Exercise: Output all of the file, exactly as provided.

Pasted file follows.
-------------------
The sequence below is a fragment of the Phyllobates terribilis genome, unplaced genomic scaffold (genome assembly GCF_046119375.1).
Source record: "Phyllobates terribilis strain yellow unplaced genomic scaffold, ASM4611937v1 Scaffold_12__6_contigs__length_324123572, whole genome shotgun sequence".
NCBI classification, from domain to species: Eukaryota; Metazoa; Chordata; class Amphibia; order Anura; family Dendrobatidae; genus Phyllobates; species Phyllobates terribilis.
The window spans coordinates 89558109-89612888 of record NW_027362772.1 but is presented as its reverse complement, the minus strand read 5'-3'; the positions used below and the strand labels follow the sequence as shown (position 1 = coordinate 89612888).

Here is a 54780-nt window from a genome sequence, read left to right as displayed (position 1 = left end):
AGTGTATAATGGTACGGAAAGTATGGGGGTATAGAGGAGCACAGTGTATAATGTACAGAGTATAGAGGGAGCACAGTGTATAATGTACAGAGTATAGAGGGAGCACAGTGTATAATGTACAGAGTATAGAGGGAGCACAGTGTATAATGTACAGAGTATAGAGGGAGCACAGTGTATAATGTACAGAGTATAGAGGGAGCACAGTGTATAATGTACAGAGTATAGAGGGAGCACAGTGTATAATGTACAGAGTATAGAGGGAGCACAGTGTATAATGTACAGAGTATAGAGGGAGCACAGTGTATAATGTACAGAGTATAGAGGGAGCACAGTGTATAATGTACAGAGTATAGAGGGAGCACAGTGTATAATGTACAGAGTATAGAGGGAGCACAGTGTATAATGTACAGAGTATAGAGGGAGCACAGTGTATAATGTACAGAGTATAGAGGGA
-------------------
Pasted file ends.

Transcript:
The sequence below is a fragment of the Phyllobates terribilis genome, unplaced genomic scaffold (genome assembly GCF_046119375.1).
Source record: "Phyllobates terribilis strain yellow unplaced genomic scaffold, ASM4611937v1 Scaffold_12__6_contigs__length_324123572, whole genome shotgun sequence".
NCBI classification, from domain to species: Eukaryota; Metazoa; Chordata; class Amphibia; order Anura; family Dendrobatidae; genus Phyllobates; species Phyllobates terribilis.
The window spans coordinates 89558109-89612888 of record NW_027362772.1 but is presented as its reverse complement, the minus strand read 5'-3'; the positions used below and the strand labels follow the sequence as shown (position 1 = coordinate 89612888).

Here is a 54780-nt window from a genome sequence, read left to right as displayed (position 1 = left end):
AGTGTATAATGGTACGGAAAGTATGGGGGTATAGAGGAGCACAGTGTATAATGTACAGAGTATAGAGGGAGCACAGTGTATAATGTACAGAGTATAGAGGGAGCACAGTGTATAATGTACAGAGTATAGAGGGAGCACAGTGTATAATGTACAGAGTATAGAGGGAGCACAGTGTATAATGTACAGAGTATAGAGGGAGCACAGTGTATAATGTACAGAGTATAGAGGGAGCACAGTGTATAATGTACAGAGTATAGAGGGAGCACAGTGTATAATGTACAGAGTATAGAGGGAGCACAGTGTATAATGTACAGAGTATAGAGGGAGCACAGTGTATAATGTACAGAGTATAGAGGGAGCACAGTGTATAATGTACAGAGTATAGAGGGAGCACAGTGTATAATGTACAGAGTATAGAGGGAGCACAGTGTATAATGTACAGAGTATAGAGGGA